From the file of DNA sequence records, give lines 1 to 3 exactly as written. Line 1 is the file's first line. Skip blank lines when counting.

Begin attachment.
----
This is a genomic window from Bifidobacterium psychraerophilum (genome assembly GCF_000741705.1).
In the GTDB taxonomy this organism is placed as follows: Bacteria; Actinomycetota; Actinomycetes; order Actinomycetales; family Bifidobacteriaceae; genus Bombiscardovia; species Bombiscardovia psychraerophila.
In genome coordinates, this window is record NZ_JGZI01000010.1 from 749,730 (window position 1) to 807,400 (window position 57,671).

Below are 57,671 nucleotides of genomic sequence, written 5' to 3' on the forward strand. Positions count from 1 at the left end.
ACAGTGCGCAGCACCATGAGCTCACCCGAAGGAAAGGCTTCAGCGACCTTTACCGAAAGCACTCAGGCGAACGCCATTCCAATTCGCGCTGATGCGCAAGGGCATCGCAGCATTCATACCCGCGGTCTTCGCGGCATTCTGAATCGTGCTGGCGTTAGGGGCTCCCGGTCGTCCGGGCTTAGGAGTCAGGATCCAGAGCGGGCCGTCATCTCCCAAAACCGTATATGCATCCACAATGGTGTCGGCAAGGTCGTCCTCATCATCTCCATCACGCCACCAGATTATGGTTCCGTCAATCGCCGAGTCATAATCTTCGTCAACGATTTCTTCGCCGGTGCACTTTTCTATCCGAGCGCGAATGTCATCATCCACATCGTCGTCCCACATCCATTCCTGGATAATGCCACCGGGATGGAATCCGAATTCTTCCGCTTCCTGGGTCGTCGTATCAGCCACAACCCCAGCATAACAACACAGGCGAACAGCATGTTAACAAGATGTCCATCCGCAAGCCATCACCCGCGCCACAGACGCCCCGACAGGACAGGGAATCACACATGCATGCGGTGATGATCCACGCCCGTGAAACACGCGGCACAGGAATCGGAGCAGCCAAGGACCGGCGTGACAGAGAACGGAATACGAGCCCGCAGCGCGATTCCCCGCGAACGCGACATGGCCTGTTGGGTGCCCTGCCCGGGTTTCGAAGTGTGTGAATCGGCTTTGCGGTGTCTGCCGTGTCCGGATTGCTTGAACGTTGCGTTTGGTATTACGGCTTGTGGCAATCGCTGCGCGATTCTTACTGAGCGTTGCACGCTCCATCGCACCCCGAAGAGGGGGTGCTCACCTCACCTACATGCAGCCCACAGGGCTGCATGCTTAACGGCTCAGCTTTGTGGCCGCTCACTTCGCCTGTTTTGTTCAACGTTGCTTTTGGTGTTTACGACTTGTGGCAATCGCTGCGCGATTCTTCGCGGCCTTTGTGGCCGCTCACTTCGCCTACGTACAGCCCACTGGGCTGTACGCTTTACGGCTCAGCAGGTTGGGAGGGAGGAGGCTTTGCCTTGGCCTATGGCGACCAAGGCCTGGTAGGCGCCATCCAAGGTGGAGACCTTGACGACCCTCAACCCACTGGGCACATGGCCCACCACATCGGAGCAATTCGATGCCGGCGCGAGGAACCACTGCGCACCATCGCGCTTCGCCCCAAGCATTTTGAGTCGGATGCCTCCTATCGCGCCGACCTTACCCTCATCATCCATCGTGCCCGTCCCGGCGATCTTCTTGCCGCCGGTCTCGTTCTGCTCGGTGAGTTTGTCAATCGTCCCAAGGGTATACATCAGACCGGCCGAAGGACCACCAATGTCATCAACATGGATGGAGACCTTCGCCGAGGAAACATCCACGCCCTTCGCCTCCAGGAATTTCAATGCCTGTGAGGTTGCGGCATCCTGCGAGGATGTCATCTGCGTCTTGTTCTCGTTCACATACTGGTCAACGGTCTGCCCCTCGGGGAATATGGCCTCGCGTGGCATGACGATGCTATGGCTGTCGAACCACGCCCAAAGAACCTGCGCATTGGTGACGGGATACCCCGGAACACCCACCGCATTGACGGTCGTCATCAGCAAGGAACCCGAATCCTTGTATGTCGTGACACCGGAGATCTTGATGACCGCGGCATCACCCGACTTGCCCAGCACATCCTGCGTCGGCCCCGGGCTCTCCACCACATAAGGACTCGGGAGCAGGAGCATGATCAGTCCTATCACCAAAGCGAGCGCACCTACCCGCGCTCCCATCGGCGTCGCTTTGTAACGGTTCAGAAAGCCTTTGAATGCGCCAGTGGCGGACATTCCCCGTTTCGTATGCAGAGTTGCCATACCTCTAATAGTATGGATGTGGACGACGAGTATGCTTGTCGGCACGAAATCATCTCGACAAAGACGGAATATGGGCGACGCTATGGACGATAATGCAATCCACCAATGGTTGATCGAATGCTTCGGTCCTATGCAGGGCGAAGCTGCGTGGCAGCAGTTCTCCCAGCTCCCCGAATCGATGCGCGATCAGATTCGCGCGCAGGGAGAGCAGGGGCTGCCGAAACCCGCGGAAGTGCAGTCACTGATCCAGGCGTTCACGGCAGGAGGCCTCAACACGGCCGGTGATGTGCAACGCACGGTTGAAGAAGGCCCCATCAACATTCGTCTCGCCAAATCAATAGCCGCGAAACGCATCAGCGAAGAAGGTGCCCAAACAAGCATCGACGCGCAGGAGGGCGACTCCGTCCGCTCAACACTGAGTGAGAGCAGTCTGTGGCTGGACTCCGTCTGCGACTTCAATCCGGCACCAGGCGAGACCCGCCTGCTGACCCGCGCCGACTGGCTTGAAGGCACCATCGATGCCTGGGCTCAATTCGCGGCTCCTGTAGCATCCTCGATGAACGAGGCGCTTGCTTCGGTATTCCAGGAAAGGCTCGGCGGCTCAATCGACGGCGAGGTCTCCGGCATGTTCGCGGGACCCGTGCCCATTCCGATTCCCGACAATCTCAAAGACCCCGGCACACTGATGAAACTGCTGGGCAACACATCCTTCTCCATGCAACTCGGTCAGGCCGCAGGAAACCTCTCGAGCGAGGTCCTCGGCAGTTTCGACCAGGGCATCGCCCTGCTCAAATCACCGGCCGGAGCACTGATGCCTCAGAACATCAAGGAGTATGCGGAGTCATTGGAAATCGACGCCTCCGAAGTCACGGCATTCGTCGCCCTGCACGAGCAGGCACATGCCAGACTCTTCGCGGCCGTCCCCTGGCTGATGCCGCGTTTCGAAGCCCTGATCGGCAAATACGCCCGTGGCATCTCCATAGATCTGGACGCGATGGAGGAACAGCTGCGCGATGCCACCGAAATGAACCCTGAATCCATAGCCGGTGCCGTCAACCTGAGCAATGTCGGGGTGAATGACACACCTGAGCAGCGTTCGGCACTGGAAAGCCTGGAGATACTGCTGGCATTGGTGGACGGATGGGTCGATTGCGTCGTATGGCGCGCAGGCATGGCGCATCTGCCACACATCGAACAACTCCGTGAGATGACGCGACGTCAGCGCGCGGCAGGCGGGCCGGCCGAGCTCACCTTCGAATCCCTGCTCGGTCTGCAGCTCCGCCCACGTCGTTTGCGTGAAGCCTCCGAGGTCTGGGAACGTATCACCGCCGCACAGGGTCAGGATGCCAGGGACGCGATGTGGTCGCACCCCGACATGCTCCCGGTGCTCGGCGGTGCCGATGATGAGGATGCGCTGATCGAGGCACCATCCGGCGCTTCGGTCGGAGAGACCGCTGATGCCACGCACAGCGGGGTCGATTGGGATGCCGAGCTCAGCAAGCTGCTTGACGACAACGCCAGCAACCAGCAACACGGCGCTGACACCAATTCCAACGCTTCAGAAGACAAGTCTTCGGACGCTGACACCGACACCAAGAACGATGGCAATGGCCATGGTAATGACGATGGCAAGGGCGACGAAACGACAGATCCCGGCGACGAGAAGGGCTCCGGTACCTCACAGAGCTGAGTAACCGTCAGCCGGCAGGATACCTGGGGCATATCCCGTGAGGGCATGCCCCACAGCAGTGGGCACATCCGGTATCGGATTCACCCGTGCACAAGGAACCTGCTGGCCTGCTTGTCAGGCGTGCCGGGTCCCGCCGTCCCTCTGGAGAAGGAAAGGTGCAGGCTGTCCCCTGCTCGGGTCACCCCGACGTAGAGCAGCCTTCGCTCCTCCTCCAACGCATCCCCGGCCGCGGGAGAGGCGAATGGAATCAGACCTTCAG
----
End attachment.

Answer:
This is a genomic window from Bifidobacterium psychraerophilum (genome assembly GCF_000741705.1).
In the GTDB taxonomy this organism is placed as follows: Bacteria; Actinomycetota; Actinomycetes; order Actinomycetales; family Bifidobacteriaceae; genus Bombiscardovia; species Bombiscardovia psychraerophila.
In genome coordinates, this window is record NZ_JGZI01000010.1 from 749,730 (window position 1) to 807,400 (window position 57,671).